In her experience, Ms Ryle says it is common for Indigenous victims not to report episodes of domestic violence due to their fear or mistrust of police: “90 per cent of domestic violence perpetrated against Aboriginal women is not reported. Why is that? I can’t think of one police officer that I have met, as an Aboriginal woman or an Aboriginal professional, that I feel I could implicitly trust to protect my lawful interests. Not one," she says.
"That’s a very big concern, because if that’s where I’m sitting, and I have worked closely with many, what chance does an Aboriginal woman who’s not had the benefits that I’ve had - [living] in Cherbourg, or Doomadgee, in Woorabinda, anywhere, in Bowen, Townsville - what chance have they got for being taken seriously and being properly regarded as a victim of a crime?”
It is this kind of cultural barrier and entrenched bias that reinforces to perpetrators that violence has a place in Indigenous culture while victims are further shamed into staying silent.
“Conversely, simply because an Indigenous woman presents with a problem requiring police intervention does not automatically mean that she is a victim of domestic violence. Much more focus is required on the actual evidence in each case. Bias and disregard is a life changer for Aboriginal women,” Ms Ryle says.
The stories of the very few Indigenous women victims who are known are subject to intense scrutiny by the media and law enforcement. Is this due to the fact that so few incidents of domestic violence are reported, or is there a mutual culture of mistrust?
The reported incidents are beyond inhumane.
In 2011, Lynette Daley died from ‘blunt force genital tract trauma’ at the hands of her (non-indigenous) boyfriend, Adrian Attwater, and his friend, Paul Maris, who forced her to ‘perform a series of sex acts in the back of a four-wheel-drive while she was heavily inebriated'.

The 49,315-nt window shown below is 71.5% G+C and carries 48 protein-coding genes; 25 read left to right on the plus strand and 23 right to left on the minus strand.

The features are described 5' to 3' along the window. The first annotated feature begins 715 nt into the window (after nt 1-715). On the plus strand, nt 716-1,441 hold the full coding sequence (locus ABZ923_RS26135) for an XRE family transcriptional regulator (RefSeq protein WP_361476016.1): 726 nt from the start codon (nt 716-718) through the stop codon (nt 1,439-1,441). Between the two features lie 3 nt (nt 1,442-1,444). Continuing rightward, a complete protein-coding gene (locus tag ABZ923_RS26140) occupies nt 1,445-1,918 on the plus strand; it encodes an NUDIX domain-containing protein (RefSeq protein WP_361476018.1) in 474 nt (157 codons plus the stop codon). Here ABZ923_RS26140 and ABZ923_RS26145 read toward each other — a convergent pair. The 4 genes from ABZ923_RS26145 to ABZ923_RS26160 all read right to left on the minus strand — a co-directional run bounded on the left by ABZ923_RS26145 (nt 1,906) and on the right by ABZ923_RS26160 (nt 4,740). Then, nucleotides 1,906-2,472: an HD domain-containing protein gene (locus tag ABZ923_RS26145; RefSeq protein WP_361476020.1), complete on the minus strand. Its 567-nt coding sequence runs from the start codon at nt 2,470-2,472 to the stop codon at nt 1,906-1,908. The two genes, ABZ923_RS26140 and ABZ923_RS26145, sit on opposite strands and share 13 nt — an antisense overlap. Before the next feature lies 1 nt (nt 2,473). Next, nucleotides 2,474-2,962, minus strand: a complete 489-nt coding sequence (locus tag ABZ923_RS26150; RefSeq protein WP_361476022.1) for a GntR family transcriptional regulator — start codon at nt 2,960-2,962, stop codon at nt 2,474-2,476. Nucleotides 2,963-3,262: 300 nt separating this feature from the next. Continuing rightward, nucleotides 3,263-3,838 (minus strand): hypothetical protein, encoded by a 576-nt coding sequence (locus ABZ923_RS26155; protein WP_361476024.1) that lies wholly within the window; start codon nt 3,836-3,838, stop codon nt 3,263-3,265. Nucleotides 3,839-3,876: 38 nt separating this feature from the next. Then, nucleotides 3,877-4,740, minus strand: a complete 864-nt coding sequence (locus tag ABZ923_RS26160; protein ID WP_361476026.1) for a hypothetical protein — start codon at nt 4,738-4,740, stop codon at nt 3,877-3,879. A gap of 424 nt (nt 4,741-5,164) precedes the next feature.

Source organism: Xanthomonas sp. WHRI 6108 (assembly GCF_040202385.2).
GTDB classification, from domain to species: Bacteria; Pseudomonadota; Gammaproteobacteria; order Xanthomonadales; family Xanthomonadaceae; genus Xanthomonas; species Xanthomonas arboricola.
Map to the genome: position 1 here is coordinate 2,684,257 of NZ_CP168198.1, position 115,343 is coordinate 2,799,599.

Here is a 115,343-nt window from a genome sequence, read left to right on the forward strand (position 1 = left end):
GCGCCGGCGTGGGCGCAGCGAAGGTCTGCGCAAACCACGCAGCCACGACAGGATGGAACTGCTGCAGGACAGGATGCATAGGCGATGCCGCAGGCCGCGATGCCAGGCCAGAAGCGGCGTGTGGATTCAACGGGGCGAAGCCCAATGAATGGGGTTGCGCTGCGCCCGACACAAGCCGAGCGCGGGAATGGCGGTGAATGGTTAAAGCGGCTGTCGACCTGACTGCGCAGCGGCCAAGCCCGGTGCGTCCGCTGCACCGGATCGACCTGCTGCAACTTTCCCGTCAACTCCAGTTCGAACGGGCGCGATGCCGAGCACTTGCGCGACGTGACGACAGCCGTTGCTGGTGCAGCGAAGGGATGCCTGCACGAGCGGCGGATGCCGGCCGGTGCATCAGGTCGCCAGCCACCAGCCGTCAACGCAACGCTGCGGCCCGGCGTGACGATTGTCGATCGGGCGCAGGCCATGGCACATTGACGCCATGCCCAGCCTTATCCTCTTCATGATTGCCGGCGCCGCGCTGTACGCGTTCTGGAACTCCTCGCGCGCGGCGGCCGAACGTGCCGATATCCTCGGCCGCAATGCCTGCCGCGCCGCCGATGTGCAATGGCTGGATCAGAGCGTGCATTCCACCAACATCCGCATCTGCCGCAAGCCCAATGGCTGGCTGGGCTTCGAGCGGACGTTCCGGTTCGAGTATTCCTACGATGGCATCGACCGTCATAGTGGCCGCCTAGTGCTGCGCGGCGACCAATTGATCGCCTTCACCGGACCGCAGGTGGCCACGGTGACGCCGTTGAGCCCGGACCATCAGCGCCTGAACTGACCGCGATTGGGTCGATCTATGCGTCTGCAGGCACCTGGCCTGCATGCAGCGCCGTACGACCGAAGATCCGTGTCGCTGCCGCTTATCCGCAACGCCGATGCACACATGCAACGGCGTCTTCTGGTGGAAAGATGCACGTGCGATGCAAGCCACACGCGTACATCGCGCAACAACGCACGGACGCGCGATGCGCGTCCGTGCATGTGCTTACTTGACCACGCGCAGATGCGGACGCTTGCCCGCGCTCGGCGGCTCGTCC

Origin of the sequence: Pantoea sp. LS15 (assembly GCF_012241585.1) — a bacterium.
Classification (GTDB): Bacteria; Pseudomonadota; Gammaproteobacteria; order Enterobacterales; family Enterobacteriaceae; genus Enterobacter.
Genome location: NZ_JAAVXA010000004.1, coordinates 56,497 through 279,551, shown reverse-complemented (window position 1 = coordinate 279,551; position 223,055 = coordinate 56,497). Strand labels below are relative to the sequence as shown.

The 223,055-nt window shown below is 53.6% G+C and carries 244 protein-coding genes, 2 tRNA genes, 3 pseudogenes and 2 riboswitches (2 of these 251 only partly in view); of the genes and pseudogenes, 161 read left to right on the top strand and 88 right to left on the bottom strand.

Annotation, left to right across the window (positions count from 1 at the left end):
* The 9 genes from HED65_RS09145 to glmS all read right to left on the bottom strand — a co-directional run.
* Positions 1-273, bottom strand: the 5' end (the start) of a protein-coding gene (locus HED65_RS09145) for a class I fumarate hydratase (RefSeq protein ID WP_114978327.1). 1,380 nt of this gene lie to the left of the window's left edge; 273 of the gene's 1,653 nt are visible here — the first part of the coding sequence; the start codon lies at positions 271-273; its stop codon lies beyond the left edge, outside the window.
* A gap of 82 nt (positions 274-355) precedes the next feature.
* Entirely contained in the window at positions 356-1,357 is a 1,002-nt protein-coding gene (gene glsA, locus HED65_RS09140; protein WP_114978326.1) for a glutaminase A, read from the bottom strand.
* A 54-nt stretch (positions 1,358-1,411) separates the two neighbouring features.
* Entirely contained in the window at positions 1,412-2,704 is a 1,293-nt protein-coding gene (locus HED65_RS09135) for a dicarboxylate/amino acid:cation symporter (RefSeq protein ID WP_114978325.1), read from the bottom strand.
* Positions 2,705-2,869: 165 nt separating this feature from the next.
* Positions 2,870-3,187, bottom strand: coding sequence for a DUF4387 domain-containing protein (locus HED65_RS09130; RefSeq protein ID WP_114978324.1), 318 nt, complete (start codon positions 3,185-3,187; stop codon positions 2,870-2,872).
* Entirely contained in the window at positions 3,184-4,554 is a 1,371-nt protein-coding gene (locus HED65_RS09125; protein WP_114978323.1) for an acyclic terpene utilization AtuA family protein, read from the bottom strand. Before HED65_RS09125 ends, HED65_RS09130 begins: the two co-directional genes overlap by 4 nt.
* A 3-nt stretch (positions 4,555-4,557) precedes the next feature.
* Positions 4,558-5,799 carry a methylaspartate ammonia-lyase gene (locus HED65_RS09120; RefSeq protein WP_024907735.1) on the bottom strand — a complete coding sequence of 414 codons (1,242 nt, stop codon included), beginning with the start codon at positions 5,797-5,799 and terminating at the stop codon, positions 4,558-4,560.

Initially, neither Attwater nor Maris were prosecuted.
Following an investigation by Four Corners and public outcry, however, the case was re-opened in 2017, taking a jury less than an hour to return a guilty verdict for both men.
Attwater was sentenced to 19 years in prison for manslaughter and aggravated sexual assault while Maris received a nine-year sentence for aggravated sexual assault and hindering the collection of evidence.
In an article published in The Monthly, Ms Langton wrote that Ms Daley’s death was symptomatic of our tendency to dismiss Aboriginal deaths as unsuspicious even in the face of compelling evidence:
'The failure to prosecute indicates a tolerance for violence against women, and a disregard for the lives of Aboriginal women. (“If it would’ve been two Aboriginal boys had done that to a white girl,” observed Daley’s traumatized stepfather, “I reckon they’d be still in jail.”)'
Ms Langton argues that the people who oppose community-initiated intervention pose a grave threat to fixing systemic problems like domestic violence and child abuse in Indigenous communities. More importantly, they are also further endangering the safety of the countless women and children in immediate danger. To argue against specific community owned and driven initiatives in communities where domestic violence and abuse are rampant prioritizes a political agenda over the victims’ human rights.
While the assumption that all Aboriginal women are affected by domestic and family violence is false, those who have been impacted should not have to overcome systemic racial bias just to be recognized and protected.
It is time we forego our politics and recognize that the women we are failing are in no way culpable, regardless of their race.
Just like Allison Baden-Clay, Tara Brown, Teresa Bradford and so many other victims, these women are mothers, sisters and community figures who deserve justice, dignity and for their voices to be heard.